New section: surveys, surveillance, and health promotion in Eastern Europe

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New section: surveys, surveillance, and health promotion

in Eastern Europe

Prof. Morabia and Abel are editors-in-chief of this journal

Editorial l Editorial Alfredo Morabia, Thomas Abel

Soz.- Präventivmed. 50 ( 2005) 2 – 3 0303-8408/05/010002– 2 DOI 10.1007/s00038-004-4059-x © Birkhäuser Verlag, Basel, 2005

Why? Where? What? Good questions!

Let us start with the why? Lately, SPM has been receiving an increasing number of very interesting papers emanating from research groups in countries such as Poland, Russia, Hungary, Georgia, Ukraine, and Armenia. These countries either belonged to the former USSR or had socialist econo-mies until a few years ago. Very little was known about the evolution of public health in this area of the world. Intri-gued, we decided to make a call for papers. This initiative was heard and successful, proving that researchers in East-ern Europe are looking for places to publish surveillance and health promotion data. However, we also realized that the historical separation between East and West has had important consequences on the mode of producing scientific papers. These papers required specific attention from the editors, on the one hand not to reject them outright solely on the basis of their appearance, and on the other to adapt their presentation to the usual standards of publications in SPM. Hence, this initiative of having a separate section on Eastern European papers. These papers will undergo special treat-ment. We may sometimes have to work with the authors on the format of their manuscript, including tables and figures, and sometimes, as we did in the past, propose an external expert to repeat some of the analyses.

Where? That’s right. Where is Eastern Europe? The Euro-pean region of the WHO comprises about 850 million people. If Woodie Guthrie were European he might have sung that the European region went from the Atlantic to the Pacific Ocean, from Siberia to the northern border of Iran and China, and from the Arctic Ocean to the Mediterranean Sea. WHO distinguishes two groups of countries that repre-sent Eastern Europe. The new independent states, that is, the 13 countries that formerly belonged to the USSR: Armenia,

Azerbaijan, Belarus, Georgia, Kazakhstan, Kyrgyzstan, Moldova, Russia, Tajikistan, Turkmenistan, Ukraine, Uzbekistan, plus the three Baltic Republics (Estonia, Latvia, Lithuania); and the Countries of Central and Oriental Europe, that is, the 12 countries that used to belong to the influence zone of the USSR without being part of it, and/or had planified economies: Albania, Bosnia/Herzegovina, Bulgaria, Croatia, Czech Republic, Hungary, Macedonia, Poland, Romania, Serbia/Montenegro, Slovakia (Slovak Republic), and Slovenia. This definition of Eastern Europe is very much determined by the historical impact of the Russian Revolution and the Yalta Conference after World War II. We do however believe that it is relevant for the pur-pose of the section because it defines a set of countries and research communities that have undergone a relatively homogeneous development in the basic sciences of public health (e.g., epidemiology, sociology, biostatistics), but a development that was essentially independent from that of the rest of the world. This historical, political, and economi-cal schism imposes specific constraints on our editorial activity to build the necessary interface. This historical watershed is bound to disappear. SPM’s new section can be viewed as a temporary bridge to accelerate the reunification of public health researchers.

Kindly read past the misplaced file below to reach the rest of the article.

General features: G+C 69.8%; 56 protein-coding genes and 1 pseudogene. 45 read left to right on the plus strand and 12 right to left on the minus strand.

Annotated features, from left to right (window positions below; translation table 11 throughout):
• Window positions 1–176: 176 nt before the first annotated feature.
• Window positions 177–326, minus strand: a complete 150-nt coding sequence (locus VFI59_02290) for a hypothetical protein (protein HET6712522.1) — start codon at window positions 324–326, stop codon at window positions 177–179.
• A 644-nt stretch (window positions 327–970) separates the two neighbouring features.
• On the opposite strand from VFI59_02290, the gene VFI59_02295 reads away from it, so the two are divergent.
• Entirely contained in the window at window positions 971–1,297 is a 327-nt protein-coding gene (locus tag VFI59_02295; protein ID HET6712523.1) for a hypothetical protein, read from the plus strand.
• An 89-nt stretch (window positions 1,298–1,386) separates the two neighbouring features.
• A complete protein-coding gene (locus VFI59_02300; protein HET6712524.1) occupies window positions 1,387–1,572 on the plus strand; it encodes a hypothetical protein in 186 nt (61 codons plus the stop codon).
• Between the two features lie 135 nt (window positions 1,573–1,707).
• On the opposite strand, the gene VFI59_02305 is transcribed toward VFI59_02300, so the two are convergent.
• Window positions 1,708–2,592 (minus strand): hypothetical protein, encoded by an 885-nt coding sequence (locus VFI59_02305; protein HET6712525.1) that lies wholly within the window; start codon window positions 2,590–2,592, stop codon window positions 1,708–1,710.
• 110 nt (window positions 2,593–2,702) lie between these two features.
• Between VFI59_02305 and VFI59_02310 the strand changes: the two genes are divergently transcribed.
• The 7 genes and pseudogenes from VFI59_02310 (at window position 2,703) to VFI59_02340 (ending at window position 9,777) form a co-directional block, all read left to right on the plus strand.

What type of research are we hoping to receive for this section? The first two publications in the new series are examples of the type of research papers we hope that SPM will be receiving in the future. Schmid et al. (2004) describe the methodological issues related to the development of the first telephone-based health survey in Moscow. This was a collaborative project between the Russian Center for Preven-tive Medicine in Moscow and the Center for Disease Control in Atlanta. Mikiel-Kostyra et al. (2004) report the results of


3 Editorial l Editorial

Soz.- Präventivmed. 50 ( 2005) 2 – 3 © Birkhäuser Verlag, Basel, 2005 Morabia A, Abel T

New section: surveys, surveillance, and health promotion in Eastern Europe


Mikiel-Kostyra M, Mazur J, Wojdan-Godek E (2005). Factors affecting exclusive breastfeeding in Poland: cross-sectional survey of population-based samples. Soz Praventiv Med 50: 52–9.

Schmid T, Zabina H, McQueen D, Glasunov I, Potemkina R (2005). The first telephone-based health survey in Moscow: building a model for behavioral risk factor surveillance in Russia. Soz Praventiv Med 50: 60-2.

Address for correspondence

Prof. Dr. Alfredo Morabia Hôpital Cantonal Universitaire Division d’épidémiologie clinique 25, rue Micheli-du-Crest CH-1205 Genève


a survey, involving 11 422 newborns and 10 156 infants under six months, on the factors affecting exclusive breast-feeding in Poland.

We hope this new section will contribute to bringing the Eu-rope’s East more into the forefront of mainstream public health research.





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